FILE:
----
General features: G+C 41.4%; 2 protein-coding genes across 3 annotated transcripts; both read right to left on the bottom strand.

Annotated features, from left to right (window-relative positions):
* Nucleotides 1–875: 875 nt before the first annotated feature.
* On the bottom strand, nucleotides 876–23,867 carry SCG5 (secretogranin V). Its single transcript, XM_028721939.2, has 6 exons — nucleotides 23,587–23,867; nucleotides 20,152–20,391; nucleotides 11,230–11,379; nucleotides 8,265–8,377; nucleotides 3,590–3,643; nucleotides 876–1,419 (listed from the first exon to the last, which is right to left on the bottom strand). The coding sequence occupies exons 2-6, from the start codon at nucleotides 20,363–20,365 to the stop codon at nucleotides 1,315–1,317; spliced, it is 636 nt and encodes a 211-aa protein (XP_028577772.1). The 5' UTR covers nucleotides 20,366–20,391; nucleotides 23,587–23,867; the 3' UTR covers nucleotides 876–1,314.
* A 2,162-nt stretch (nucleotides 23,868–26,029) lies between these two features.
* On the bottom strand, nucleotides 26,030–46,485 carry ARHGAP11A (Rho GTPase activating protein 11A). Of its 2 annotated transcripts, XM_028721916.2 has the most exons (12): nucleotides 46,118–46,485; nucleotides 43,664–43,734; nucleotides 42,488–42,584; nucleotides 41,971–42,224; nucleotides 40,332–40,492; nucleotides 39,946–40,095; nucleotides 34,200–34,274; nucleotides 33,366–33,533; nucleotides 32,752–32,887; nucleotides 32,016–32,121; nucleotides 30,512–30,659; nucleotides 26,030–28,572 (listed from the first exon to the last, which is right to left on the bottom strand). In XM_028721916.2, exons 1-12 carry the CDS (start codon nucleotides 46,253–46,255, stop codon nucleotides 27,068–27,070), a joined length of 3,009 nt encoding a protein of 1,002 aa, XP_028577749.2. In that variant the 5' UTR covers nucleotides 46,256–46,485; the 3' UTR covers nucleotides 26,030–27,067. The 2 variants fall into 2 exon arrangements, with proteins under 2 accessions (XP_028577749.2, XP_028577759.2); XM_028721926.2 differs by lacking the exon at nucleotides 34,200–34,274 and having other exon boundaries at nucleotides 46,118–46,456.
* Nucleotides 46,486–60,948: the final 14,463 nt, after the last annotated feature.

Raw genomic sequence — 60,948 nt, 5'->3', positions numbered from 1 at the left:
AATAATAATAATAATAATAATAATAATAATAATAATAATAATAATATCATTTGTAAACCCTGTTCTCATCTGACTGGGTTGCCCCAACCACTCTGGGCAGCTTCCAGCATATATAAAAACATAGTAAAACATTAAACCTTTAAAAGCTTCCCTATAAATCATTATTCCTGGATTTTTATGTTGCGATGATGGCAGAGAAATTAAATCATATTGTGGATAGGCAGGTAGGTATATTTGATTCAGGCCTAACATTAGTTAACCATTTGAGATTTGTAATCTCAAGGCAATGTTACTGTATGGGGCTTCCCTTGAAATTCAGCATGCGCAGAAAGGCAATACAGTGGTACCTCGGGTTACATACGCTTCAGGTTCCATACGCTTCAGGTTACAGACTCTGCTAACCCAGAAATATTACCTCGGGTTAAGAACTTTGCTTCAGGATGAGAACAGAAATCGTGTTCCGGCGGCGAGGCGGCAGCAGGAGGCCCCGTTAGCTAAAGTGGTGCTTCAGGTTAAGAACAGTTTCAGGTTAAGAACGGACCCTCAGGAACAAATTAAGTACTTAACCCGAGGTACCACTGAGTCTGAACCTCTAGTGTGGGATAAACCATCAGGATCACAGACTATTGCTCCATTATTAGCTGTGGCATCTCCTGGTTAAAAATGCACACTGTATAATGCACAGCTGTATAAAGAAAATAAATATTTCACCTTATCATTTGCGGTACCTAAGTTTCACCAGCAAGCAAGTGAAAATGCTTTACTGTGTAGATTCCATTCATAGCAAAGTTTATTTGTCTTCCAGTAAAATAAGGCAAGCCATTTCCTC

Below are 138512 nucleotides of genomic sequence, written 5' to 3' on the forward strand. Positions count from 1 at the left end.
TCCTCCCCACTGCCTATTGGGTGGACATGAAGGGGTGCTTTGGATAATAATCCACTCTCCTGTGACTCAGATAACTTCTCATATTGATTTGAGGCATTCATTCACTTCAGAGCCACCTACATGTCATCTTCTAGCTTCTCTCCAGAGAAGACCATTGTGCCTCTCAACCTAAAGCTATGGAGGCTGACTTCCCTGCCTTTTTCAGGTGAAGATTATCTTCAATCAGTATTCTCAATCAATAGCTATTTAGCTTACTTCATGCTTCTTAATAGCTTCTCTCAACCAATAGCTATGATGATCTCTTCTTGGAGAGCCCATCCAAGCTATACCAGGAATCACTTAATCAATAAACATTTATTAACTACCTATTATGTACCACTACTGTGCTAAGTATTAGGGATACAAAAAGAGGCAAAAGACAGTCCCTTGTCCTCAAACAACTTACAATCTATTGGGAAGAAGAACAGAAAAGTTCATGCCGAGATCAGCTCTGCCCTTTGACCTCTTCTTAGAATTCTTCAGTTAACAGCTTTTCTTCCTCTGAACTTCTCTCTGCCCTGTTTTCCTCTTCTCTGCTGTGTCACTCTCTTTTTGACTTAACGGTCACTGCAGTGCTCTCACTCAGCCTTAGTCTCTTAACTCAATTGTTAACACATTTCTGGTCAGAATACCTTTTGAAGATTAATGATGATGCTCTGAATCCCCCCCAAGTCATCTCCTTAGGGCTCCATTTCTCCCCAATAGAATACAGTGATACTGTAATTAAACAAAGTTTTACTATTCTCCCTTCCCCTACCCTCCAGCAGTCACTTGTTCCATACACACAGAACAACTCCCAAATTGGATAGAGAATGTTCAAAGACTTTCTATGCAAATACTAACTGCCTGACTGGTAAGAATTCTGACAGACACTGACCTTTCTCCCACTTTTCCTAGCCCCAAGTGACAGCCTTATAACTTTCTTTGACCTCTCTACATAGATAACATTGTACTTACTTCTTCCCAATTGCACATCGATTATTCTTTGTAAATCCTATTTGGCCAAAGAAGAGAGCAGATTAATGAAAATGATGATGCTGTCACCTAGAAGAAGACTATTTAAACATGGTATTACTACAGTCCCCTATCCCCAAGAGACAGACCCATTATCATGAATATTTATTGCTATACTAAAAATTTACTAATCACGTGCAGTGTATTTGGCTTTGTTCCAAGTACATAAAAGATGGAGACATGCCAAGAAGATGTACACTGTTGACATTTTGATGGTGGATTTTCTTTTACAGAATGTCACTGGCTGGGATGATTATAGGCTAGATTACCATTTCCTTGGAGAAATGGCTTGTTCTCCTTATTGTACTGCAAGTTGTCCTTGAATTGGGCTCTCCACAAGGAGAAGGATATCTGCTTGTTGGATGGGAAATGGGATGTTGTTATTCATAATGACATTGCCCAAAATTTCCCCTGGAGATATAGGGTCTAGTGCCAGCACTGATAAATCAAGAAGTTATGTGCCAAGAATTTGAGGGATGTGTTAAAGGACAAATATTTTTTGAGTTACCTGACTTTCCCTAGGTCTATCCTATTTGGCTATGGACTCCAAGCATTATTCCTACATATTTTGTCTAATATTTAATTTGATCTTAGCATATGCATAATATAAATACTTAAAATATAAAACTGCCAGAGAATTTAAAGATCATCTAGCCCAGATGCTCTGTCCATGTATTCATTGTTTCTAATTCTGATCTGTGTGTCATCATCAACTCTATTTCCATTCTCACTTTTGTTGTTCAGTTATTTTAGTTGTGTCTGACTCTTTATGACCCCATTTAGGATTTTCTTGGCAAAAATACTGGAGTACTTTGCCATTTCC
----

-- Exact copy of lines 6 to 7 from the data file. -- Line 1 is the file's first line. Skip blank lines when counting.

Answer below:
* On the bottom strand, nucleotides 26,030–46,485 carry ARHGAP11A (Rho GTPase activating protein 11A). Of its 2 annotated transcripts, XM_028721916.2 has the most exons (12): nucleotides 46,118–46,485; nucleotides 43,664–43,734; nucleotides 42,488–42,584; nucleotides 41,971–42,224; nucleotides 40,332–40,492; nucleotides 39,946–40,095; nucleotides 34,200–34,274; nucleotides 33,366–33,533; nucleotides 32,752–32,887; nucleotides 32,016–32,121; nucleotides 30,512–30,659; nucleotides 26,030–28,572 (listed from the first exon to the last, which is right to left on the bottom strand). In XM_028721916.2, exons 1-12 carry the CDS (start codon nucleotides 46,253–46,255, stop codon nucleotides 27,068–27,070), a joined length of 3,009 nt encoding a protein of 1,002 aa, XP_028577749.2. In that variant the 5' UTR covers nucleotides 46,256–46,485; the 3' UTR covers nucleotides 26,030–27,067. The 2 variants fall into 2 exon arrangements, with proteins under 2 accessions (XP_028577749.2, XP_028577759.2); XM_028721926.2 differs by lacking the exon at nucleotides 34,200–34,274 and having other exon boundaries at nucleotides 46,118–46,456.
* Nucleotides 46,486–60,948: the final 14,463 nt, after the last annotated feature.